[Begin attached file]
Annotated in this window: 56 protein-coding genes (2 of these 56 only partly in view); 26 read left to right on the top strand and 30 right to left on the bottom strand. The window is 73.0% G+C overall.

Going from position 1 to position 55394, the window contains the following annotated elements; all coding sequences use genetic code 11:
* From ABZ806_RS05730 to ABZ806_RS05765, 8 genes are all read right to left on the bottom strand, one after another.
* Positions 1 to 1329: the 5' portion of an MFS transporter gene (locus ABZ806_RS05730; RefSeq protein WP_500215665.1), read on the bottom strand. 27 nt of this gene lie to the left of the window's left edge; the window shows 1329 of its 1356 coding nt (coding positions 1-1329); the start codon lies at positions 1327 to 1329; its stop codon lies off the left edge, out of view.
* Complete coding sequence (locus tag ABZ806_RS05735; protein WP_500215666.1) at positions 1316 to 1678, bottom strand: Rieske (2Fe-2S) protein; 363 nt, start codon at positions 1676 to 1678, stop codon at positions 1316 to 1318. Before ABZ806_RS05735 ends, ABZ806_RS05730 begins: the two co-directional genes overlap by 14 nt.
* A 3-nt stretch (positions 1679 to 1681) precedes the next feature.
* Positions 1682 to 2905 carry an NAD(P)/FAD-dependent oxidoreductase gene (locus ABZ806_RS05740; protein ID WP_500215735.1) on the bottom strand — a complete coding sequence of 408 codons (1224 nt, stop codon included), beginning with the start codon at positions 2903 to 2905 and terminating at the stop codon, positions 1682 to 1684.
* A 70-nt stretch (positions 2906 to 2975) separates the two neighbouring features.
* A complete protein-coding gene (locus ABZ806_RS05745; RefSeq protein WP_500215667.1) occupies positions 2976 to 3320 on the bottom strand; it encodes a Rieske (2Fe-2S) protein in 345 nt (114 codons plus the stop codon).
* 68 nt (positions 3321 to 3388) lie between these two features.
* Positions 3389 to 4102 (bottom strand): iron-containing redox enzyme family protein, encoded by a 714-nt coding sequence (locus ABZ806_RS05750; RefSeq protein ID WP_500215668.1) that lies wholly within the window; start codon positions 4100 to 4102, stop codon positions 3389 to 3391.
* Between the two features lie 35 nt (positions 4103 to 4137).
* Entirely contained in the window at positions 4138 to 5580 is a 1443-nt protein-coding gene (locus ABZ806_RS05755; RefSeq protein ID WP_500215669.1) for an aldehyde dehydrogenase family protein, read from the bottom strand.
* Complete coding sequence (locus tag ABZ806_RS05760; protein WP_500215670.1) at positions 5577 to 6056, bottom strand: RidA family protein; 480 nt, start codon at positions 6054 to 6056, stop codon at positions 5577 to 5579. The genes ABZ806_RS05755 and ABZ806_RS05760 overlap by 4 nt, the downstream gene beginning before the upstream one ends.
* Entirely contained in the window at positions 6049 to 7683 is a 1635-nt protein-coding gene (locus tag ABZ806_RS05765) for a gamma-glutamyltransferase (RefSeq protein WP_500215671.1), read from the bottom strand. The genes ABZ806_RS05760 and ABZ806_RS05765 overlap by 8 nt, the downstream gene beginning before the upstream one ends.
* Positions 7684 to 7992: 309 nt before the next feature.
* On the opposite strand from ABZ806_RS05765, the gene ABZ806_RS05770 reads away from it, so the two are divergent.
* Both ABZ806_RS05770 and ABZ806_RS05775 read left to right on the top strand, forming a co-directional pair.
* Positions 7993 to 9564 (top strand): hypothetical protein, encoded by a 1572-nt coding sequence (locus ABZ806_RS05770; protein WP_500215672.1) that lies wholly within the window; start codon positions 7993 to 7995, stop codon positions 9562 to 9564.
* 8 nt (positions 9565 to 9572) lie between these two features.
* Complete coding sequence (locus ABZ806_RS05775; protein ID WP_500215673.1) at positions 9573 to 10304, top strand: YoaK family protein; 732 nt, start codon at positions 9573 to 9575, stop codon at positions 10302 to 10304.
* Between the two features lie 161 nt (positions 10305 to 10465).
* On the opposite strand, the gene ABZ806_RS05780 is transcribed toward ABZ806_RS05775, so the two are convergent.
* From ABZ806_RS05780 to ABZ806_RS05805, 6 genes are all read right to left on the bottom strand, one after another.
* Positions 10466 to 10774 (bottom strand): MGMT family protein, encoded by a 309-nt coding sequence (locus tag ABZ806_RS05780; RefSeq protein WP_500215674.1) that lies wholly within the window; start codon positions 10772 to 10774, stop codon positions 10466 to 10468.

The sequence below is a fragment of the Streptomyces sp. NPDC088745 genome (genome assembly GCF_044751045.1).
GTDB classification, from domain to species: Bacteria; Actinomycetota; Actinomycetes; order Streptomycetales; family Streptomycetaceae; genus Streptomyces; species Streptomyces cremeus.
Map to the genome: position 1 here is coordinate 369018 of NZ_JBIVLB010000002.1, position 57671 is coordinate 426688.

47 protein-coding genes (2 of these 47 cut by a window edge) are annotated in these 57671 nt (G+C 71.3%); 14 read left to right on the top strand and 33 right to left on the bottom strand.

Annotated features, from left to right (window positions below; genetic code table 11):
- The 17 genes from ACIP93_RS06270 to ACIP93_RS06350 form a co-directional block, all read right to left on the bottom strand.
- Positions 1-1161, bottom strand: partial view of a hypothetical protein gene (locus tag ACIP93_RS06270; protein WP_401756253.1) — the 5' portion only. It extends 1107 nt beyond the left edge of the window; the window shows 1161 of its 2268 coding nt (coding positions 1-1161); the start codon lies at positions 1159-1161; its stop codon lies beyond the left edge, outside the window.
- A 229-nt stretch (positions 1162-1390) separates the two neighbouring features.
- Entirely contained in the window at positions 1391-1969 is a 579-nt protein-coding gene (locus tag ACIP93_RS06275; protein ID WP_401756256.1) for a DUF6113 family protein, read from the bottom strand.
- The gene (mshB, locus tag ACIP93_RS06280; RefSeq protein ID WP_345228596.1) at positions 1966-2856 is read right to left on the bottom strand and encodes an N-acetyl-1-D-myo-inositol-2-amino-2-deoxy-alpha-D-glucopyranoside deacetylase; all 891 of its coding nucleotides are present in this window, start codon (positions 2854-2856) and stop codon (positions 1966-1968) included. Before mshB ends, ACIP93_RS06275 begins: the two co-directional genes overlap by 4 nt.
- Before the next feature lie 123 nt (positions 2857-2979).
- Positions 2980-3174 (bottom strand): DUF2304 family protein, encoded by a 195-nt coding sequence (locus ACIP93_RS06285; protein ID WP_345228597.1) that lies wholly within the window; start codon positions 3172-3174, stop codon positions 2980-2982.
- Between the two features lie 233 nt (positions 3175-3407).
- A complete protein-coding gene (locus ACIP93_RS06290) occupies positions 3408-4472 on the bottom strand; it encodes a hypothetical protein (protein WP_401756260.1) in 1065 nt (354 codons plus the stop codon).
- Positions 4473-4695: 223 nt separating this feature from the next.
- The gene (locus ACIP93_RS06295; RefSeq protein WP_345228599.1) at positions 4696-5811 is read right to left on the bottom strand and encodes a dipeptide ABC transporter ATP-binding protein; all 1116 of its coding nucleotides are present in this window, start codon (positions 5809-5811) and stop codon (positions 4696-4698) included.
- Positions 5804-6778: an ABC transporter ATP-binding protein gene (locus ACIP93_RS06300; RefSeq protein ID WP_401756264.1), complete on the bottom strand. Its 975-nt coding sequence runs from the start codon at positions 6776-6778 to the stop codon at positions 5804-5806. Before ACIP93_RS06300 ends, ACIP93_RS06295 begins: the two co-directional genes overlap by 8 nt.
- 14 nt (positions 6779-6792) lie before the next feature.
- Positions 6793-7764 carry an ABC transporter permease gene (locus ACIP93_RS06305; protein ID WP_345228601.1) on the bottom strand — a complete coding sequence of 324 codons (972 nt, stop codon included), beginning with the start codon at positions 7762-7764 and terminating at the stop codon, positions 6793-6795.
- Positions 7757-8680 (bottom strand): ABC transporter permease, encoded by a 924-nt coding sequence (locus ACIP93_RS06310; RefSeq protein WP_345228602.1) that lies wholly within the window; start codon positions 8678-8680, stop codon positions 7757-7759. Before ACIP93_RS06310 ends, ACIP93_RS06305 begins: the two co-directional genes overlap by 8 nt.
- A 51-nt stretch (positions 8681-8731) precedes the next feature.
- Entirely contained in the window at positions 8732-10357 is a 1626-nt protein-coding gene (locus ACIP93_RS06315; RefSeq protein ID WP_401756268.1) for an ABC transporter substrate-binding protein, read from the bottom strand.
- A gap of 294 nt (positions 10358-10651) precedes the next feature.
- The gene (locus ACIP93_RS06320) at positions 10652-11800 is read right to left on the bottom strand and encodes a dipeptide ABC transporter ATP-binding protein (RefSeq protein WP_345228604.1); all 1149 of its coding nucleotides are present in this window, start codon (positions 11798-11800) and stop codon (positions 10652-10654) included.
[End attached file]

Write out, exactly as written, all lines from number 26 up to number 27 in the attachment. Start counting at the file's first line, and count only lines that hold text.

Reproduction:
The sequence below is a fragment of the Streptomyces sp. NPDC088745 genome (genome assembly GCF_044751045.1).
GTDB classification, from domain to species: Bacteria; Actinomycetota; Actinomycetes; order Streptomycetales; family Streptomycetaceae; genus Streptomyces; species Streptomyces cremeus.